$ grep -w 'DOCKER' /etc/group
$ grep -w 'docker' /etc/group
docker:x:998:pkumar
$

4) Search words recursively from files & directories

$ grep -r “text” <directory-or-file-path>

Let’s assume we have files in directories and their sub-directories also have some files, we want to search words or sentences from all those files to do so we need to add hyphen r (-r). It informs the command to check all files recursively from all directories and sub-directories of the given path.

$ sudo grep -r 'enp0s3' /etc
/etc/ufw/after.rules:-A DOCKER-USER -i enp0s3 -j ufw-user-input
/etc/ufw/after.rules:-A DOCKER-USER -i enp0s3-j DROP
$

5) Searching the line or word along with the line numbers

$ grep -n “text” filename

Searching words or sentences is easier using the grep command but it will be much easier if we could also view the line numbers where the search word is located. We can do so in the grep command by adding the hyphen n (-n) option. Passing this option will show results with the line number which help us to locate the search texts in files.

$ grep -n 'docker' /etc/group
74:docker:x:998:pkumar
$

6) Listing files and directories using grep

$ ls -a | grep [filename or directory name]

Listing files and directories using the ls command will be easier if there are fewer files or dir.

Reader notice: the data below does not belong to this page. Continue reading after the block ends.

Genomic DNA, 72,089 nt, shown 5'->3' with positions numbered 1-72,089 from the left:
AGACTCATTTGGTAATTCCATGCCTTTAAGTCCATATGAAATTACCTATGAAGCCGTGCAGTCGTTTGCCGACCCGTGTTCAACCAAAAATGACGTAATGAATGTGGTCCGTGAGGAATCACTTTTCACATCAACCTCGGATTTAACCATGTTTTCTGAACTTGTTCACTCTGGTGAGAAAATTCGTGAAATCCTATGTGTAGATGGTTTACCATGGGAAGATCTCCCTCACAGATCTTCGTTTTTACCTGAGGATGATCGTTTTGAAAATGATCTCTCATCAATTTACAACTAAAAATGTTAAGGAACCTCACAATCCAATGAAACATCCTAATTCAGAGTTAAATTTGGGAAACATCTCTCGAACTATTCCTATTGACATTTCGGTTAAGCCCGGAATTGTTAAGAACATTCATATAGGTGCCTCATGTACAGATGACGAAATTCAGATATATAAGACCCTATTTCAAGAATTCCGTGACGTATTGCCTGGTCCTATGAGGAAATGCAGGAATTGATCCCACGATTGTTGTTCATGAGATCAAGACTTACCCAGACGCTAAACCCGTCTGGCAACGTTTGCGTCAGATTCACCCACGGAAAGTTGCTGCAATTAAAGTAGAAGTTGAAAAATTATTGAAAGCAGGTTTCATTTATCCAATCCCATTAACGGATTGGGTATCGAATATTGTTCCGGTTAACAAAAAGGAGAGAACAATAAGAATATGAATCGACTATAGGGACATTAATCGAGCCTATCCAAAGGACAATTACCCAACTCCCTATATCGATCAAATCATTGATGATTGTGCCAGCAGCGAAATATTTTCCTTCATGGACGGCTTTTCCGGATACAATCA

For many files and directories, we can filter out them using grep with pipe ( | ) which helps us to locate the file faster. In Linux pipe command lets you send the output of one command to another.

[email protected]:~$ ls -l /etc | grep sudo
-r--r----- 1 root root 755 Feb 3 2020 sudoers
drwxr-xr-x 2 root root 4096 Feb 12 10:17 sudoers.d
[email protected]:~$

7) cat using grep command

$ cat filename1 filename2 filename3 | grep -i ‘search-text’

Or

$ cat filename2 >>filename1

$ cat filename1 | grep -i ‘search-text’

Cat command allows us to view a single file, multiple files, concatenate files. Searching specific phrases or from multiple files might be quite complicated. In the second example, the cat command appends all the text from filename2 to filename1 at the endpoint of filename1 text. Later grep command can filter out the required text.